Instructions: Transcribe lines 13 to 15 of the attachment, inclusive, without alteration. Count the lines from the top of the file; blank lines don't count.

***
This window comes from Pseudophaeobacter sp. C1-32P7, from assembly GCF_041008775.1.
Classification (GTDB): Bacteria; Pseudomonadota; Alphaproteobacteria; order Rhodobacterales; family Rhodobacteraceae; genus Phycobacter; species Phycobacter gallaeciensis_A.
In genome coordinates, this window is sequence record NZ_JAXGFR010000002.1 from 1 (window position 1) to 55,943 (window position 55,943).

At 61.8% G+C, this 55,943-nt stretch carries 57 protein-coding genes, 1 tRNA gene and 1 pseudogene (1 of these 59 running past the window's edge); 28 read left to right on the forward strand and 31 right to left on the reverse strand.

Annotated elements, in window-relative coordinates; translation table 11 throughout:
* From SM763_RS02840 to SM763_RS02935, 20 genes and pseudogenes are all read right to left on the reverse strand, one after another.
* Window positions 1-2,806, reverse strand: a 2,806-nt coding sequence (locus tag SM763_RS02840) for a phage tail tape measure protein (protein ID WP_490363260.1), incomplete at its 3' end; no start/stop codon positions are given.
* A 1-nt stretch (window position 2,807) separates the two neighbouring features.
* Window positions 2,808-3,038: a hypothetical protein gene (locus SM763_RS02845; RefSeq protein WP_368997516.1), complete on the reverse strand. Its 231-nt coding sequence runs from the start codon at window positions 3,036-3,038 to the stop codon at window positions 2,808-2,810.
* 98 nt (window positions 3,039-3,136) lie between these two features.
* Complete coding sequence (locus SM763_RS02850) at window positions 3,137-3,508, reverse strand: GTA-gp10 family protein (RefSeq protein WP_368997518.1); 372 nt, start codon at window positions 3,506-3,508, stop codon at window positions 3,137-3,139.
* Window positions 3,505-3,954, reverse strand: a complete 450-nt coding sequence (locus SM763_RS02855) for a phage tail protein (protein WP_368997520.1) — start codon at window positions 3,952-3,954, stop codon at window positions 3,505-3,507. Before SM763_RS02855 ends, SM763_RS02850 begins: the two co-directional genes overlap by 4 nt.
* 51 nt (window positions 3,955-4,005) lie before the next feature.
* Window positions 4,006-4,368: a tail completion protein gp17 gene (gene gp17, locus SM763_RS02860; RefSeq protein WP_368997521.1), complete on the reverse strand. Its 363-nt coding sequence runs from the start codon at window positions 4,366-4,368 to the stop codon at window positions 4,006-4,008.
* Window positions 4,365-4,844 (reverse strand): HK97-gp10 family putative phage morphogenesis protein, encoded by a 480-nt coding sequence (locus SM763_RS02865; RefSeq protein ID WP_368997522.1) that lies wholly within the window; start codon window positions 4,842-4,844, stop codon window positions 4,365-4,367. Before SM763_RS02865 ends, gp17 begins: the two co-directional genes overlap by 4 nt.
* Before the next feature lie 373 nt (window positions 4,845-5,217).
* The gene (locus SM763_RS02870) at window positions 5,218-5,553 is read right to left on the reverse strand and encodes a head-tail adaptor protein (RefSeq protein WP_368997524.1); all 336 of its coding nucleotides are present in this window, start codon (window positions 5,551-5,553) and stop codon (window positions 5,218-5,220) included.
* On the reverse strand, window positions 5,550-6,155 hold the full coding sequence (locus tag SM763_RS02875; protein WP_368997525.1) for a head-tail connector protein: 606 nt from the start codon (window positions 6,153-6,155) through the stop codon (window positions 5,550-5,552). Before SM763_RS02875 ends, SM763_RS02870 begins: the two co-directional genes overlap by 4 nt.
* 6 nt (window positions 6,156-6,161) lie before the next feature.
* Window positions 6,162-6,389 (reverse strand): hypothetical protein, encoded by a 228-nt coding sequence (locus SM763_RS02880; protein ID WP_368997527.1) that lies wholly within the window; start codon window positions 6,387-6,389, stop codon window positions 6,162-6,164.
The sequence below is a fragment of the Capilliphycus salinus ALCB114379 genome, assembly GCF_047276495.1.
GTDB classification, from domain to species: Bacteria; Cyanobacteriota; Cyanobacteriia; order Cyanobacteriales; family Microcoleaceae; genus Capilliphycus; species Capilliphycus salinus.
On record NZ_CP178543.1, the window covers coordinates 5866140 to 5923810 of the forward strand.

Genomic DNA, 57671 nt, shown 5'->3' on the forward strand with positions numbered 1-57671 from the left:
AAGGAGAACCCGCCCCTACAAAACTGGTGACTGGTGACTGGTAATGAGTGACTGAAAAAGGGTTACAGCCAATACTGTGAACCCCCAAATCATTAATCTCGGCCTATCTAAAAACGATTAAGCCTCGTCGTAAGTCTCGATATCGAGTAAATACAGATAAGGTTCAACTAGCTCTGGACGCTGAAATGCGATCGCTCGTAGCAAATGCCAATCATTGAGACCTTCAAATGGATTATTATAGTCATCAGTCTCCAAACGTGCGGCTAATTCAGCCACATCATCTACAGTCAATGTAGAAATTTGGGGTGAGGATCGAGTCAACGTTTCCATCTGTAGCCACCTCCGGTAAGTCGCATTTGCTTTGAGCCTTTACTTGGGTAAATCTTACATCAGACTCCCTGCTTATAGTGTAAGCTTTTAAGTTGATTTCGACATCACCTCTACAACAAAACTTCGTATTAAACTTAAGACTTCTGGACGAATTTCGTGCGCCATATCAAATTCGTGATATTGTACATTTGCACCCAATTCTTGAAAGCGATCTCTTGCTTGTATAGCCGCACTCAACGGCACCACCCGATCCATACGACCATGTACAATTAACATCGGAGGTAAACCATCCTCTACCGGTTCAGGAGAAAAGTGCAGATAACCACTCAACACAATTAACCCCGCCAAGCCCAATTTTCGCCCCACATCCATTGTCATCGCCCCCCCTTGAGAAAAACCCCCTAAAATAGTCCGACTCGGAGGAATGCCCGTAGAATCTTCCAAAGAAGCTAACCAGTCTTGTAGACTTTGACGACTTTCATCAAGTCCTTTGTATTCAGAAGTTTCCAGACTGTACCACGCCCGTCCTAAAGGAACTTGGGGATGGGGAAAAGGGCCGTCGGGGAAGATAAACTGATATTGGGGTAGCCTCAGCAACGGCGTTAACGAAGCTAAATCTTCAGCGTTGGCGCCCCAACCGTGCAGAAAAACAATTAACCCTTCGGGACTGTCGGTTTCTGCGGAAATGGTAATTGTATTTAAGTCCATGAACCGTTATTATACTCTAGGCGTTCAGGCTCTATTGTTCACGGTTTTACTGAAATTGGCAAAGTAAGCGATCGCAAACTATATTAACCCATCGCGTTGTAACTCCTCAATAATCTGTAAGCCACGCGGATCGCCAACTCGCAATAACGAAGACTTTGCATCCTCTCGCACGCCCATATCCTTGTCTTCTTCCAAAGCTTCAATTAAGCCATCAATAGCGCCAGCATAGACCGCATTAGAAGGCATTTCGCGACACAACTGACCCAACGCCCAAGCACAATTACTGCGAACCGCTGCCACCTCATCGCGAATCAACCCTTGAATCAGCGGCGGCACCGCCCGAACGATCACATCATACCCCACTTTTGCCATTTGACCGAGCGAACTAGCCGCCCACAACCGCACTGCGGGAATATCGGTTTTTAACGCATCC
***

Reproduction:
* 51 nt (window positions 3,955-4,005) lie before the next feature.
* Window positions 4,006-4,368: a tail completion protein gp17 gene (gene gp17, locus SM763_RS02860; RefSeq protein WP_368997521.1), complete on the reverse strand. Its 363-nt coding sequence runs from the start codon at window positions 4,366-4,368 to the stop codon at window positions 4,006-4,008.
* Window positions 4,365-4,844 (reverse strand): HK97-gp10 family putative phage morphogenesis protein, encoded by a 480-nt coding sequence (locus SM763_RS02865; RefSeq protein ID WP_368997522.1) that lies wholly within the window; start codon window positions 4,842-4,844, stop codon window positions 4,365-4,367. Before SM763_RS02865 ends, gp17 begins: the two co-directional genes overlap by 4 nt.